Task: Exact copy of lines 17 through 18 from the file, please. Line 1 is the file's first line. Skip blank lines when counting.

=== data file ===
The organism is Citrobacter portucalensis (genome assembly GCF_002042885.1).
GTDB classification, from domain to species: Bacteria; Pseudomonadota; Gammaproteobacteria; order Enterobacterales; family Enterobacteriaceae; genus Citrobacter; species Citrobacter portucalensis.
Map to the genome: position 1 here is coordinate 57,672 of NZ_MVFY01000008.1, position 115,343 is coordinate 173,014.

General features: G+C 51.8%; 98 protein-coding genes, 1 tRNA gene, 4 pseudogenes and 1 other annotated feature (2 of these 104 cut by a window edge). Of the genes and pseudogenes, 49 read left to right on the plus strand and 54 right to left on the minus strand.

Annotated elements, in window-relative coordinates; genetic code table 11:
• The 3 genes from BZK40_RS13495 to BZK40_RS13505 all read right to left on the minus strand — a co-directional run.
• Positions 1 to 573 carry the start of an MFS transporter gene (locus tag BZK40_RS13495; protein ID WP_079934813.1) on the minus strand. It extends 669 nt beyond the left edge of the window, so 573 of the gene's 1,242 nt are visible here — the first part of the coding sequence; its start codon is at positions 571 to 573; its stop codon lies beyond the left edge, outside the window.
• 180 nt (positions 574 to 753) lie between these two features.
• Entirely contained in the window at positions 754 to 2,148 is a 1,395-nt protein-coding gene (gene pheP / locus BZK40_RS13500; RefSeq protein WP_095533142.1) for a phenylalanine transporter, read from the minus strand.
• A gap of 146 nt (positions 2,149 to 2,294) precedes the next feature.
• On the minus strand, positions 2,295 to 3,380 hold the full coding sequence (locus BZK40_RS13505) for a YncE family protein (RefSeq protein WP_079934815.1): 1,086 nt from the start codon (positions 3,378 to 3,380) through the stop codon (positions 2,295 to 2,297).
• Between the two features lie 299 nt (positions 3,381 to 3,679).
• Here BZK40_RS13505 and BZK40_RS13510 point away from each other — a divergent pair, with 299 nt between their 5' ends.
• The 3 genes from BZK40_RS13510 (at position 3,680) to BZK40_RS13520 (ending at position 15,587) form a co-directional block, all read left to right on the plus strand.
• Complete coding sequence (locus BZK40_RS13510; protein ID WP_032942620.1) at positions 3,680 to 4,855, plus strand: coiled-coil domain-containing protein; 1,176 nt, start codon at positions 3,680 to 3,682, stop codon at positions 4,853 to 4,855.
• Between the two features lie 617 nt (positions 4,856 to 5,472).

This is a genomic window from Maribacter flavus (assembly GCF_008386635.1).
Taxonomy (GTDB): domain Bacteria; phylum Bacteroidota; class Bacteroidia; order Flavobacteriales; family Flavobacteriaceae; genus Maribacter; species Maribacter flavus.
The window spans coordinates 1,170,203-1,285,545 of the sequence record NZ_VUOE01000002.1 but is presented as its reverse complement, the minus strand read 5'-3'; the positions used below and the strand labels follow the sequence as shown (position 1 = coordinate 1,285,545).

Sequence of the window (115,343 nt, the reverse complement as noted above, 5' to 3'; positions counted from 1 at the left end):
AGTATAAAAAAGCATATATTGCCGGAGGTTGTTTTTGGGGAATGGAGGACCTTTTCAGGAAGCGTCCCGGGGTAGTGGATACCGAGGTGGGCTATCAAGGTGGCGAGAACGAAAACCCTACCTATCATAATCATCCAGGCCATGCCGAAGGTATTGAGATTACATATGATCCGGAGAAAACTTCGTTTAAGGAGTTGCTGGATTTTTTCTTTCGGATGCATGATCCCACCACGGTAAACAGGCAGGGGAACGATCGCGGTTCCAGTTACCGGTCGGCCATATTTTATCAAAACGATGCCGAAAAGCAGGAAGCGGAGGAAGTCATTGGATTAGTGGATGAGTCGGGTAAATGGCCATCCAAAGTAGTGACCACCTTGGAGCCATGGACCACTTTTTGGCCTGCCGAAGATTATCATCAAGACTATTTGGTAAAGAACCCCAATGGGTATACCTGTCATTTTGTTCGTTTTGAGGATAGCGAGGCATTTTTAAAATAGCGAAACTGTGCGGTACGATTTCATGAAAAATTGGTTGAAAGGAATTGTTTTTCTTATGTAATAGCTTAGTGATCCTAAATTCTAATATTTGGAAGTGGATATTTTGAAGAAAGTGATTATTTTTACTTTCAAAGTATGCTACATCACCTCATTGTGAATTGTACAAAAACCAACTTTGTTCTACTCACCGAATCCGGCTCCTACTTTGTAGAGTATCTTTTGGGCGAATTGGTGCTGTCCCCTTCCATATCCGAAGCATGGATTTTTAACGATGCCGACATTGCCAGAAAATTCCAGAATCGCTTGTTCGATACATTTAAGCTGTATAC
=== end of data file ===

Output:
This is a genomic window from Maribacter flavus (assembly GCF_008386635.1).
Taxonomy (GTDB): domain Bacteria; phylum Bacteroidota; class Bacteroidia; order Flavobacteriales; family Flavobacteriaceae; genus Maribacter; species Maribacter flavus.